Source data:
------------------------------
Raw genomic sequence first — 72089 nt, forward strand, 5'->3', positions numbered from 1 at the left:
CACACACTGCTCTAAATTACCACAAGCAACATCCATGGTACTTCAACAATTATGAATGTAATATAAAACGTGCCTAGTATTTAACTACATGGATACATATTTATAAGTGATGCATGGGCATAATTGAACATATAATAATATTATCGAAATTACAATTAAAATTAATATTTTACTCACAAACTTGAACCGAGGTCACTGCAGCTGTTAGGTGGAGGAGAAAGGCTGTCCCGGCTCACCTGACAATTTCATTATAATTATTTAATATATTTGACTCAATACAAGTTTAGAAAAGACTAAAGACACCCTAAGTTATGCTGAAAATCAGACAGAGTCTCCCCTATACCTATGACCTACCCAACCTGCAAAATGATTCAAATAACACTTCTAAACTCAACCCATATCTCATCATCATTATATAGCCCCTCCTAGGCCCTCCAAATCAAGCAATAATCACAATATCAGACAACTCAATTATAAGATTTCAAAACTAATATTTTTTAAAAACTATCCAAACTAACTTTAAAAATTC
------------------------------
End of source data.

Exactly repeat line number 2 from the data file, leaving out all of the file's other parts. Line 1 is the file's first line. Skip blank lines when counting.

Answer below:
CACACACTGCTCTAAATTACCACAAGCAACATCCATGGTACTTCAACAATTATGAATGTAATATAAAACGTGCCTAGTATTTAACTACATGGATACATATTTATAAGTGATGCATGGGCATAATTGAACATATAATAATATTATCGAAATTACAATTAAAATTAATATTTTACTCACAAACTTGAACCGAGGTCACTGCAGCTGTTAGGTGGAGGAGAAAGGCTGTCCCGGCTCACCTGACAATTTCATTATAATTATTTAATATATTTGACTCAATACAAGTTTAGAAAAGACTAAAGACACCCTAAGTTATGCTGAAAATCAGACAGAGTCTCCCCTATACCTATGACCTACCCAACCTGCAAAATGATTCAAATAACACTTCTAAACTCAACCCATATCTCATCATCATTATATAGCCCCTCCTAGGCCCTCCAAATCAAGCAATAATCACAATATCAGACAACTCAATTATAAGATTTCAAAACTAATATTTTTTAAAAACTATCCAAACTAACTTTAAAAATTC